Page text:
By Brad Knickerbocker. Brad Knickerbocker covers environmental issues .
The Christian Science Monitor
BOOKS about the environment - inspirational as well as instructive - have been around since the writer of Genesis described God's pleasure at the sight of creation. That such books just keep coming is proof of the infinite wonder of nature and of mankind's continued sorting out of what "dominion" over the Earth really means.
The religious analogy is apt, for the natural world figures into the spiritual dimension of many cultures, modern as well as ancient. And in the 20 years between Earth Days I and II - the period during which Love Canal, acid rain, Prince William Sound, global warming, rain forests, nuclear waste, and ozone all entered the popular vocabulary - environmentalism itself has become a religion of sorts for thousands of true believers.
When a subject takes on religious overtones, there is no lack of scribes, be they prophets, psalmists, or polemicists. And 1990 has produced a very full bag of such works, a complete bibliography of which would fill this newspaper. In general, they fall into four categories: political, literary, photographic, and practical. What follows is a sampling of some of the best. POLITICAL
Taken together, three books in particular give a neat and balanced picture of the major environmental problems facing the world today and how to deal with them. The first is Green Rage: Radical Environmentalism and the Unmaking of Civilization, by Christopher Manes (New York: Little, Brown, $18.95). Despite the fierce title and the fact that the author is a member of Earth First! (as well as a Fulbright scholar in medieval literature and a lawyer), the book provides an excellent inside view of today's environmental movement. Tracing the philosophical roots of "deep ecology" - as opposed to mainstream conservation and environmental groups willing to compromise on issues like pollution control - helps the reader understand why many activists risk arrest and physical danger in order to preserve natural resources at the expense of economic development and other human activities.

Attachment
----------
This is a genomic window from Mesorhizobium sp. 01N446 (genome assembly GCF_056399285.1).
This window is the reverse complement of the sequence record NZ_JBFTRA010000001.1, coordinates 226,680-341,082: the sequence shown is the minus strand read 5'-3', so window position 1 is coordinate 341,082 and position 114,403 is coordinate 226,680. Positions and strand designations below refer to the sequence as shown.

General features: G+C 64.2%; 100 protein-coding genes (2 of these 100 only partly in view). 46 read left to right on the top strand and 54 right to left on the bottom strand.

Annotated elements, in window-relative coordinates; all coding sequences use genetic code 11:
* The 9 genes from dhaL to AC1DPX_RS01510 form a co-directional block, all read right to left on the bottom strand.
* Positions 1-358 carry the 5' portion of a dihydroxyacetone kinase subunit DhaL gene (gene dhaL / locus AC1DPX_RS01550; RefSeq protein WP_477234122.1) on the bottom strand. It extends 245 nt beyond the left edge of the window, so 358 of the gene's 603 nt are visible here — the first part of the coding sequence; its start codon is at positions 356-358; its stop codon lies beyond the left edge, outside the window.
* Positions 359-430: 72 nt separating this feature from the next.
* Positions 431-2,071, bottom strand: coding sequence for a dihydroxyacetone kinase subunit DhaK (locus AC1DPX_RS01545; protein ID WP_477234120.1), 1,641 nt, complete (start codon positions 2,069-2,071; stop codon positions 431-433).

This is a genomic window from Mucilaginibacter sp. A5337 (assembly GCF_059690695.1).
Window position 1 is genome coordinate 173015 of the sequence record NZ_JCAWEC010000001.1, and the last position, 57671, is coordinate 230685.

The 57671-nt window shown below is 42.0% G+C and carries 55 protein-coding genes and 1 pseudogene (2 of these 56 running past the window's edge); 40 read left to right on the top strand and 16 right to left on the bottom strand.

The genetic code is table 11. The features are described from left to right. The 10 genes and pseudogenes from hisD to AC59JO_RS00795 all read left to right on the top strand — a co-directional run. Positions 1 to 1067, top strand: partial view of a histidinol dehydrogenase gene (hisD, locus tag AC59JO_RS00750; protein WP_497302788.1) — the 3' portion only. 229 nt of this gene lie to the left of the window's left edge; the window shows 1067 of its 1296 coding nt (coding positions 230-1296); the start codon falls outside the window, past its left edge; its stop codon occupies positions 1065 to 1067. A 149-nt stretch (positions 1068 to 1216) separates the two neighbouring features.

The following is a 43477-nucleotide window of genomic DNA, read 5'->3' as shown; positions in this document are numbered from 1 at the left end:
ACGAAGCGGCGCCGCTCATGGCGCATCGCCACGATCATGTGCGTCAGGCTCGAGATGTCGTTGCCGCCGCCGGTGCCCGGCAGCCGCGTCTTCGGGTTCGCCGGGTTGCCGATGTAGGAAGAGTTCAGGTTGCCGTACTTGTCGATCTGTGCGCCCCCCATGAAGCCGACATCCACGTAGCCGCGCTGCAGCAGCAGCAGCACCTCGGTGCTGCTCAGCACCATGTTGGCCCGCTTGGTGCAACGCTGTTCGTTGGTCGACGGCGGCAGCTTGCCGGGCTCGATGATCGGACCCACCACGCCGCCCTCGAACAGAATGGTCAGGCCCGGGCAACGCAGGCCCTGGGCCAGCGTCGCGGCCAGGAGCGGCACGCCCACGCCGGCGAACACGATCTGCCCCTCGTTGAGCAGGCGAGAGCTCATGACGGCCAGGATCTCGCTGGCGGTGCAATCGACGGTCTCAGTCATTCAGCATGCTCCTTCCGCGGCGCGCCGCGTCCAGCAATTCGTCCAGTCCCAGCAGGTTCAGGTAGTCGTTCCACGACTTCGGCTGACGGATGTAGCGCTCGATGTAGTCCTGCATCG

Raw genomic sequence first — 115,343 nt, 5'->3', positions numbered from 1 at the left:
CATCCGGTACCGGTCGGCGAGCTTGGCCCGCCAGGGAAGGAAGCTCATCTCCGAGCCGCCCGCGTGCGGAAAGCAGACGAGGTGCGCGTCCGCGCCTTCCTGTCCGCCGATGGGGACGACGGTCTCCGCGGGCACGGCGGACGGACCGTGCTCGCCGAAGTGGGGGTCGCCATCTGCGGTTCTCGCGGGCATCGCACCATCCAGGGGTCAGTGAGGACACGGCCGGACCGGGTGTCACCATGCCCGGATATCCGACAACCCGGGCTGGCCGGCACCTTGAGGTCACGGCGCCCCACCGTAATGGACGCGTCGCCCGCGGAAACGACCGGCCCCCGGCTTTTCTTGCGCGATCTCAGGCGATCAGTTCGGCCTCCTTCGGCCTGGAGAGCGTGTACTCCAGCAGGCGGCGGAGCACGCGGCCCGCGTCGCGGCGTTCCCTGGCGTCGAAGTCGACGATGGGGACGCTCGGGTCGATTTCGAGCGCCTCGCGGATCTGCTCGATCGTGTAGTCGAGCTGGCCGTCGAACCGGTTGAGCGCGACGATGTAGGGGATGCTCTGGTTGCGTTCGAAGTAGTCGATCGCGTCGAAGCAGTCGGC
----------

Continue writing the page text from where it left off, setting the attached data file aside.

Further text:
At the other end of the political spectrum is Trashing the Planet, by Dixy Lee Ray with help from journalist Lou Guzzo (Washington, D.C.: Regnery Gateway, $18.95). Dr. Ray, former chairman of the Atomic Energy Commission and governor of Washington, lambastes environmental activists and their puppets in the media for confusing and frightening the public about complex scientific issues.
Once past the hyperbole ("Environmentalism ... seeks development of a society totally devoid of industry and technology"), the reader gets a good walk-through on the greenhouse effect, acid rain, pesticides, hazardous waste, and nuclear power. In many cases, there are more questions than answers on such issues (certainly two sides to the story), and it is good to have someone with Ray's expertise lay out the questions and puncture some of the less sound assumptions about impending environmental disaster. Her book's subtitle is "How Science Can Help Us Deal with Acid Rain, Depletion of the Ozone, and Nuclear Waste (Among Other Things)," and her answer for the most part is technology. Ray's observation that "a well-tended garden is better than a neglected woodlot" will make the timber barons happy and wilderness enthusiasts grind their teeth. But there can be no arguing with her conclusion that "our responsibility is to be good stewards of the environment."
Neither radical environmentalist Manes nor techno-enthusiast Ray would agree, but there is a more appropriate middle ground, and it is found in In Search of Environmental Excellence: Moving Beyond Blame, by Bruce Piasecki and Peter Asmus (New York: Simon & Schuster, $9.95, paper). The authors trace the historical and more recent abuses of land, air, and water. But they also describe many examples of public and private entities successfully searching for (and finding) solutions to environmental problems. …